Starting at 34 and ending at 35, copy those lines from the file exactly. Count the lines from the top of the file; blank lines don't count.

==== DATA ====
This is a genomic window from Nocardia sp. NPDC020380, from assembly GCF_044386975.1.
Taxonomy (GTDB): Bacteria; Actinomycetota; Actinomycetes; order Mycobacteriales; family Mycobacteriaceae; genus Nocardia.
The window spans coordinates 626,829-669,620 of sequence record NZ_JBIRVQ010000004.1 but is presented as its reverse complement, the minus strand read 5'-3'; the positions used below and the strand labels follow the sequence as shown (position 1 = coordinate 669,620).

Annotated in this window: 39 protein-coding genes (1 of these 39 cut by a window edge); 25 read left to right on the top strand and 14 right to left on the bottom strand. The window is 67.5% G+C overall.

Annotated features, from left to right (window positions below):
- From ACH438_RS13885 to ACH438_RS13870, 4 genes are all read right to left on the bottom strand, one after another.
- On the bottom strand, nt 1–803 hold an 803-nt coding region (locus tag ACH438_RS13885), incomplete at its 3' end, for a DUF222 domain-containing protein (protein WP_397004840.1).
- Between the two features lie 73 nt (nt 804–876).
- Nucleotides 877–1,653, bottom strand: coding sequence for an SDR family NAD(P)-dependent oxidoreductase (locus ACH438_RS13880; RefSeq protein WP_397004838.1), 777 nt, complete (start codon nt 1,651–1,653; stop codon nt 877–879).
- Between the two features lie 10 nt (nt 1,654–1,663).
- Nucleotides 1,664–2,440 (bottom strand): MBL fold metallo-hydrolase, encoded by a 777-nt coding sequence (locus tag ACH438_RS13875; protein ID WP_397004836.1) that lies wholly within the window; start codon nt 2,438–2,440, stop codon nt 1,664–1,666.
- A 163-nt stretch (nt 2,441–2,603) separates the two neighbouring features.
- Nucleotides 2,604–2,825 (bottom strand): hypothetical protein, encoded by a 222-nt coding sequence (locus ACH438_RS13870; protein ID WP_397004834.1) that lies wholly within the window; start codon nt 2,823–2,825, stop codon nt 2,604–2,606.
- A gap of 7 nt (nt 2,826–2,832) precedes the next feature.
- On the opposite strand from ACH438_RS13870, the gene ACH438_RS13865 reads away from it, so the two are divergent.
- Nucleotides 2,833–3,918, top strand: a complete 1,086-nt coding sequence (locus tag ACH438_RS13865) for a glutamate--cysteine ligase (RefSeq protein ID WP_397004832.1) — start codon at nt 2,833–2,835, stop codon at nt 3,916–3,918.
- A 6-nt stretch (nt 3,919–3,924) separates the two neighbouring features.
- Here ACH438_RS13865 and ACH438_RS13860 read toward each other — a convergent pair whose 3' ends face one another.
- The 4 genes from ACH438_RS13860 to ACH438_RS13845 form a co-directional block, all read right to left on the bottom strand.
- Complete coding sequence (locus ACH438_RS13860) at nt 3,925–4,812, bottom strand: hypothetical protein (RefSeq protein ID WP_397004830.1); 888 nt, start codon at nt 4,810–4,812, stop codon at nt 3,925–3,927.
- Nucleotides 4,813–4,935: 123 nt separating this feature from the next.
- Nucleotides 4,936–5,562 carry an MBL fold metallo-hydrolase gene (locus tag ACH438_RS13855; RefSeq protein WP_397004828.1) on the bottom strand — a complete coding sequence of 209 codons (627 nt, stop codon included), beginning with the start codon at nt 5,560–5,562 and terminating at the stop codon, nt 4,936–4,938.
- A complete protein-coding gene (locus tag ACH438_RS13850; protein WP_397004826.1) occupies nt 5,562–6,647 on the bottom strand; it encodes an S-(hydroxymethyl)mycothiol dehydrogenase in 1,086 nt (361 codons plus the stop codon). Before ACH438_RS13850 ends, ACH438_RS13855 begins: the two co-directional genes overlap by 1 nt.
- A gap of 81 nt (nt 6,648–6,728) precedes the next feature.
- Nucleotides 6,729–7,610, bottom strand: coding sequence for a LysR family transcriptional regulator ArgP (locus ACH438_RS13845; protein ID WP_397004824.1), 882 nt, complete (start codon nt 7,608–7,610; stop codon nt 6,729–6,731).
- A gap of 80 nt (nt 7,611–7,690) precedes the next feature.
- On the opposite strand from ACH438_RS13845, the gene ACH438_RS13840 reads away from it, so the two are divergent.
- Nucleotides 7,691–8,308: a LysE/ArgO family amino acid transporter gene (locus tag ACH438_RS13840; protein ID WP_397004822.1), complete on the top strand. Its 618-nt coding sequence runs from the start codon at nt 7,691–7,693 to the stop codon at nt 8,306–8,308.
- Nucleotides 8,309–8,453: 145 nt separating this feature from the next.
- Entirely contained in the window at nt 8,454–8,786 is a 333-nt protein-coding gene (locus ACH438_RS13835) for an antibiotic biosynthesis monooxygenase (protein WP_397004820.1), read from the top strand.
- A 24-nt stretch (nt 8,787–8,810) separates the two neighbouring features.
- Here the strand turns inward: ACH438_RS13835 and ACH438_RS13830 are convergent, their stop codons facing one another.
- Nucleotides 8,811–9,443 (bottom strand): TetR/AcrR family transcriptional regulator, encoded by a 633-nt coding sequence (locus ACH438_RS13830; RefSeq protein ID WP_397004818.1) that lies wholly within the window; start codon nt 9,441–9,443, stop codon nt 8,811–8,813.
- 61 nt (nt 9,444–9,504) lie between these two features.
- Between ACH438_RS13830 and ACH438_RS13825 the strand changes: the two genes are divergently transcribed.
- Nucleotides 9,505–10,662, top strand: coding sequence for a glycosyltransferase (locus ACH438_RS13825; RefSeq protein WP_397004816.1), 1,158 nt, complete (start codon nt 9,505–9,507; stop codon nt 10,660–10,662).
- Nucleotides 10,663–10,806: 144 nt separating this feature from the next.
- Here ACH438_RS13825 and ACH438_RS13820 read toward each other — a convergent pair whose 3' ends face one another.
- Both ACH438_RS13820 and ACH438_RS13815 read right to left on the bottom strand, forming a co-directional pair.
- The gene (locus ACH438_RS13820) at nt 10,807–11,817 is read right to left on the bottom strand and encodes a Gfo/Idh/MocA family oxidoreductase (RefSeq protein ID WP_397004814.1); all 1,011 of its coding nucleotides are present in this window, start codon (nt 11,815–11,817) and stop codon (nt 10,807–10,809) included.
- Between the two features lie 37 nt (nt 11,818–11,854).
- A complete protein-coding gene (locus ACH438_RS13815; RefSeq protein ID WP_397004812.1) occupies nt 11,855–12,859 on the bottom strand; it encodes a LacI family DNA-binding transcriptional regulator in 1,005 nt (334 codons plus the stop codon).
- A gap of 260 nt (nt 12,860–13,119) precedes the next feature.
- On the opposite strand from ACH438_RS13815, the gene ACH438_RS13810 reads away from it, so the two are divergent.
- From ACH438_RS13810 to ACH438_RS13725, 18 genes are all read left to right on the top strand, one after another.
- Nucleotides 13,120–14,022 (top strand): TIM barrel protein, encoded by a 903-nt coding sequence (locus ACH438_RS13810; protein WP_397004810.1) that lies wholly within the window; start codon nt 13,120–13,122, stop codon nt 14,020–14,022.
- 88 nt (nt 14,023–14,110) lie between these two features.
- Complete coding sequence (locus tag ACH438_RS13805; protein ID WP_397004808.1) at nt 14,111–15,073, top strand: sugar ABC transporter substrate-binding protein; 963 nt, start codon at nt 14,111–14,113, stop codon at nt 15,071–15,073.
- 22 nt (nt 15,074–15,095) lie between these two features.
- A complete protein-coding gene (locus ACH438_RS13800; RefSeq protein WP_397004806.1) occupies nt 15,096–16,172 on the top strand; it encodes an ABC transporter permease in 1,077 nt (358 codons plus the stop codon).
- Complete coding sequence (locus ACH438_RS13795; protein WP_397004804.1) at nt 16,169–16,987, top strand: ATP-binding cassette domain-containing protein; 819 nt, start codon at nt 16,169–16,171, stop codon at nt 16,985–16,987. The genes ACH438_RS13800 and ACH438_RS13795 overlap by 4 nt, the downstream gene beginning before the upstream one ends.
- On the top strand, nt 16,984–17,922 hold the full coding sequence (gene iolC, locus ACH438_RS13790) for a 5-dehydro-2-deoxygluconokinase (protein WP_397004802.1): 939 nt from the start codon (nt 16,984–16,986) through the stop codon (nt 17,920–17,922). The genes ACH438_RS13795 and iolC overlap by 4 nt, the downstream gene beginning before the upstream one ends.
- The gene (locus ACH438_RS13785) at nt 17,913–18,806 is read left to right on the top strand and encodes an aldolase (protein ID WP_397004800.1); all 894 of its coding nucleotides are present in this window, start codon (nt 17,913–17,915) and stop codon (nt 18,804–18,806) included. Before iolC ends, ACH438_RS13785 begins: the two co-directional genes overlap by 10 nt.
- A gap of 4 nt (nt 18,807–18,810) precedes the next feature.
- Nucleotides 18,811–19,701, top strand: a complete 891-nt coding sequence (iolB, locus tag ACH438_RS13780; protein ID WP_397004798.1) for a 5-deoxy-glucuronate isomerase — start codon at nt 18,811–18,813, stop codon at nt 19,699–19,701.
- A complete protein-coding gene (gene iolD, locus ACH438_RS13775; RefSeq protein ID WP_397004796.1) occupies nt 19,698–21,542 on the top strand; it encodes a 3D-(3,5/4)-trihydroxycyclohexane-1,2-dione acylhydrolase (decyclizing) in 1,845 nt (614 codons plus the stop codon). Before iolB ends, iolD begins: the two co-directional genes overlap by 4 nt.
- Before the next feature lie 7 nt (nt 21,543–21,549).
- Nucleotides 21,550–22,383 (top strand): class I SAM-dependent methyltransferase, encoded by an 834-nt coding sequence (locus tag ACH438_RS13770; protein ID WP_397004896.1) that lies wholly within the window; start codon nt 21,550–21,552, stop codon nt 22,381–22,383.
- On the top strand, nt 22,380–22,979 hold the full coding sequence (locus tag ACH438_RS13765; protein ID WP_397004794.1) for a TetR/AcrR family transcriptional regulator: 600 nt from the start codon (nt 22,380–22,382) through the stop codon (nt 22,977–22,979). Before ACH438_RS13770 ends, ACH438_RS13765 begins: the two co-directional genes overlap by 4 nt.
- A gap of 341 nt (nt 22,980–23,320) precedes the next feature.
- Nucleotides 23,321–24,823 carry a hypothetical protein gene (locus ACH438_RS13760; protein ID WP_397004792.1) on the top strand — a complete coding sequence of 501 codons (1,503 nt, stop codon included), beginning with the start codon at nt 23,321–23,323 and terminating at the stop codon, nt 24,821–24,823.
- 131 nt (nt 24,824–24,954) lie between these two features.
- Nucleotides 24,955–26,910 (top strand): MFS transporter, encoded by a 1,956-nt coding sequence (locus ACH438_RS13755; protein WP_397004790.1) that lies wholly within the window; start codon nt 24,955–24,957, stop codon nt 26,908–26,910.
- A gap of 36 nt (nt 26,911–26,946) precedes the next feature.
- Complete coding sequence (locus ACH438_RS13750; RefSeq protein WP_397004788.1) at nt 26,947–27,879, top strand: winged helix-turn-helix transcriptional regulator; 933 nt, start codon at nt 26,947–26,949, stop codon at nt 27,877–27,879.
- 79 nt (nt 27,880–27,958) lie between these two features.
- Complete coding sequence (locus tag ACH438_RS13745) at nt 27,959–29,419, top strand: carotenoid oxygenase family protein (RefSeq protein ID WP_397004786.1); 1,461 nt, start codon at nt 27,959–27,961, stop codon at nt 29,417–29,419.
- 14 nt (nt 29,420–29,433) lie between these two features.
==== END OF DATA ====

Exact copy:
- 61 nt (nt 9,444–9,504) lie between these two features.
- Between ACH438_RS13830 and ACH438_RS13825 the strand changes: the two genes are divergently transcribed.